“ The Tribunal in para 78 of the judgment made the aforesaid observation in the context of the same income being offered to tax under ‘normal provisions for regular income computation’ and ‘Treaty provisions for MAT computation’. The Tribunal laid down that different Treatment cannot be given for each income segment.

Under the broad scheme of the Income Tax Act, section 4 creates the charge. It provides that tax shall be charged for any assessment year at any rate or rates prescribed by the Finance Act. This charge of tax is in respect of the total income of the previous year of every person. Section 2(45) defines total income. Chapter II of the Act deal with the basis of charge (sections 4 to 9) Chapter III of the Act, deals with income which do not form part of total income. Chapter IV deals with the computation of total income. Thus, Income Tax Act is an integrated scheme which deals with the charge, computation and rate at which the subject income is to be   taxed. The Mumbai High Court in the case of B.M. Kamdar, IN RE (1946) 14 ITR 10 (Mum) observed as under –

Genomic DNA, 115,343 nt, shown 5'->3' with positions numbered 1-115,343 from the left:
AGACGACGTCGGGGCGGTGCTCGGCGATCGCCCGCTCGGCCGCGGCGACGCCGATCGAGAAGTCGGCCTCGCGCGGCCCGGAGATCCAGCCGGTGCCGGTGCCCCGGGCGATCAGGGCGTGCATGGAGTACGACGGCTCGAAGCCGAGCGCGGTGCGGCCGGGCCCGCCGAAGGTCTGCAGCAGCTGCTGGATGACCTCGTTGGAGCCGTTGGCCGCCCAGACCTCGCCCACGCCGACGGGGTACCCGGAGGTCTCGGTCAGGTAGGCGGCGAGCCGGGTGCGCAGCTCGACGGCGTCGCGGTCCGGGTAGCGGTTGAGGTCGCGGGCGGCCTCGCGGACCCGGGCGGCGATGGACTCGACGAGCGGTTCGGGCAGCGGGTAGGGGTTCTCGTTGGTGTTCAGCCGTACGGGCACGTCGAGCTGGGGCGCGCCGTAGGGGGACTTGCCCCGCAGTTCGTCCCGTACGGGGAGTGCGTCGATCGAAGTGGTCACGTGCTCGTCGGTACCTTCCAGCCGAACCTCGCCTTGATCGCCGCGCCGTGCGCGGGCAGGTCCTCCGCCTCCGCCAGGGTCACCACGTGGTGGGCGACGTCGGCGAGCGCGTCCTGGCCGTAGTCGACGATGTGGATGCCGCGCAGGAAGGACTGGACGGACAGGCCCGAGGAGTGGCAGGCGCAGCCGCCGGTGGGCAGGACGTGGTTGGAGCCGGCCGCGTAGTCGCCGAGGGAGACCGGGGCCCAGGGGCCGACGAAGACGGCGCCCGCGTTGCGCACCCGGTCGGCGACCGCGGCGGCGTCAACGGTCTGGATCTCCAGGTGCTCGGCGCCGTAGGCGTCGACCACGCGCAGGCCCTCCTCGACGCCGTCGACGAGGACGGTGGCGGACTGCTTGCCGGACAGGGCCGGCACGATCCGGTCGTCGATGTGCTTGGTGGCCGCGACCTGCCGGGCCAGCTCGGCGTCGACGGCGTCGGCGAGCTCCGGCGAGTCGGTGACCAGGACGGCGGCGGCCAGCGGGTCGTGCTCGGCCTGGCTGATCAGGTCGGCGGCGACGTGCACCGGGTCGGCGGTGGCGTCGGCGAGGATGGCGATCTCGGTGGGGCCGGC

“ The correct method of approach in my judgment is to Treaty nothing as being charged to tax until by the process of computation laid down by the Act, the status of income, profits and gains emerges.”

Once the charge is satisfied and income becomes liable to tax, rates as prescribed by the relevant Finance Act are to be applied to determine the ultimate tax outflow.

Double Taxation Avoidance Agreements (“DTAA”) are designed among others to provide relief in case of double taxation of the same income. Tax Treaties in force are organized into different chapters according to the ‘types of income”. Tax Treaties thus contain classification and assignment rules known as the distributive rule for avoiding or granting relief from double taxation. The tax rate under the Treaty is determined based on the type and source of income.

The three stages of charge, computation and rate of tax are to be determined either under the Act or the Treaty. In the case before the Mumbai Tribunal, the banking company sought to crystallize on the charge and computation as per the scheme under the Act. However, it derived that the rate of tax was to be as per the Treaty. The Tribunal held that when the charge and computation is determined under the domestic scheme of tax, the rate of tax also is to be determined under the domestic tax provisions.